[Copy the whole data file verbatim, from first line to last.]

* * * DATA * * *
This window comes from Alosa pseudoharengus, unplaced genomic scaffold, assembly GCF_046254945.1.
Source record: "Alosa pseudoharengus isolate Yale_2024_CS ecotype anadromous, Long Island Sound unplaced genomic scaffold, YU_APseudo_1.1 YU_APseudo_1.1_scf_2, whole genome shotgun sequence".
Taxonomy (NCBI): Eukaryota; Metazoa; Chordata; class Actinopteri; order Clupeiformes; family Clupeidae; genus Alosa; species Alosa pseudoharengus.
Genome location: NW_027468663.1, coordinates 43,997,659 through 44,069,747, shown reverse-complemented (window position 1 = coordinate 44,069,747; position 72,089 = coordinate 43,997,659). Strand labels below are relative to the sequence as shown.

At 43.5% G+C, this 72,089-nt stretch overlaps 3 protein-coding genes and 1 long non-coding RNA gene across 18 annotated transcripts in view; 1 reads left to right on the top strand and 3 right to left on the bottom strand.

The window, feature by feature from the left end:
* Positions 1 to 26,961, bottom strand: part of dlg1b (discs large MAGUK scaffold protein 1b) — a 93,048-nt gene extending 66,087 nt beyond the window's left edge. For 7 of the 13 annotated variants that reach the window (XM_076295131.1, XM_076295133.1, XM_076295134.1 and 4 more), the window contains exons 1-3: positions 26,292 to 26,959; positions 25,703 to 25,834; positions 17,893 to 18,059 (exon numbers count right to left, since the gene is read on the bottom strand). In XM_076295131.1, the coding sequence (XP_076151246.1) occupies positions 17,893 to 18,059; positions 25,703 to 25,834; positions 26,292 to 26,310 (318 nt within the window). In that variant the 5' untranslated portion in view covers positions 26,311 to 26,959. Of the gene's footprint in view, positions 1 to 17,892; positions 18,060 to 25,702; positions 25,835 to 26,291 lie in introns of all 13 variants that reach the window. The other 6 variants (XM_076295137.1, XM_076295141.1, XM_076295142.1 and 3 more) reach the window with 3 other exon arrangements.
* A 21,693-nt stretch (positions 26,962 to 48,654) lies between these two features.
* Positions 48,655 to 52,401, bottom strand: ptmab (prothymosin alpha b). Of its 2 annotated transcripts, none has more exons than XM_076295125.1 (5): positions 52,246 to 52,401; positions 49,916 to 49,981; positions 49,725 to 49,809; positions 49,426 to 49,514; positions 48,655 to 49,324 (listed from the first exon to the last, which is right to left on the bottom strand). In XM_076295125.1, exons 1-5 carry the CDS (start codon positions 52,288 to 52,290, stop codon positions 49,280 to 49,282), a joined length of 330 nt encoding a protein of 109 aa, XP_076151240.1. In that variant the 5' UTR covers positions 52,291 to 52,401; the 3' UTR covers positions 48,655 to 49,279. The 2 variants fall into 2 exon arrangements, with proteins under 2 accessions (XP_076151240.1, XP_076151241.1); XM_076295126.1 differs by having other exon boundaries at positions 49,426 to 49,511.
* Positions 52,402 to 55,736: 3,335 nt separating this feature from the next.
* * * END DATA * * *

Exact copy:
This window comes from Alosa pseudoharengus, unplaced genomic scaffold, assembly GCF_046254945.1.
Source record: "Alosa pseudoharengus isolate Yale_2024_CS ecotype anadromous, Long Island Sound unplaced genomic scaffold, YU_APseudo_1.1 YU_APseudo_1.1_scf_2, whole genome shotgun sequence".
Taxonomy (NCBI): Eukaryota; Metazoa; Chordata; class Actinopteri; order Clupeiformes; family Clupeidae; genus Alosa; species Alosa pseudoharengus.
Genome location: NW_027468663.1, coordinates 43,997,659 through 44,069,747, shown reverse-complemented (window position 1 = coordinate 44,069,747; position 72,089 = coordinate 43,997,659). Strand labels below are relative to the sequence as shown.

At 43.5% G+C, this 72,089-nt stretch overlaps 3 protein-coding genes and 1 long non-coding RNA gene across 18 annotated transcripts in view; 1 reads left to right on the top strand and 3 right to left on the bottom strand.

The window, feature by feature from the left end:
* Positions 1 to 26,961, bottom strand: part of dlg1b (discs large MAGUK scaffold protein 1b) — a 93,048-nt gene extending 66,087 nt beyond the window's left edge. For 7 of the 13 annotated variants that reach the window (XM_076295131.1, XM_076295133.1, XM_076295134.1 and 4 more), the window contains exons 1-3: positions 26,292 to 26,959; positions 25,703 to 25,834; positions 17,893 to 18,059 (exon numbers count right to left, since the gene is read on the bottom strand). In XM_076295131.1, the coding sequence (XP_076151246.1) occupies positions 17,893 to 18,059; positions 25,703 to 25,834; positions 26,292 to 26,310 (318 nt within the window). In that variant the 5' untranslated portion in view covers positions 26,311 to 26,959. Of the gene's footprint in view, positions 1 to 17,892; positions 18,060 to 25,702; positions 25,835 to 26,291 lie in introns of all 13 variants that reach the window. The other 6 variants (XM_076295137.1, XM_076295141.1, XM_076295142.1 and 3 more) reach the window with 3 other exon arrangements.
* A 21,693-nt stretch (positions 26,962 to 48,654) lies between these two features.
* Positions 48,655 to 52,401, bottom strand: ptmab (prothymosin alpha b). Of its 2 annotated transcripts, none has more exons than XM_076295125.1 (5): positions 52,246 to 52,401; positions 49,916 to 49,981; positions 49,725 to 49,809; positions 49,426 to 49,514; positions 48,655 to 49,324 (listed from the first exon to the last, which is right to left on the bottom strand). In XM_076295125.1, exons 1-5 carry the CDS (start codon positions 52,288 to 52,290, stop codon positions 49,280 to 49,282), a joined length of 330 nt encoding a protein of 109 aa, XP_076151240.1. In that variant the 5' UTR covers positions 52,291 to 52,401; the 3' UTR covers positions 48,655 to 49,279. The 2 variants fall into 2 exon arrangements, with proteins under 2 accessions (XP_076151240.1, XP_076151241.1); XM_076295126.1 differs by having other exon boundaries at positions 49,426 to 49,511.
* Positions 52,402 to 55,736: 3,335 nt separating this feature from the next.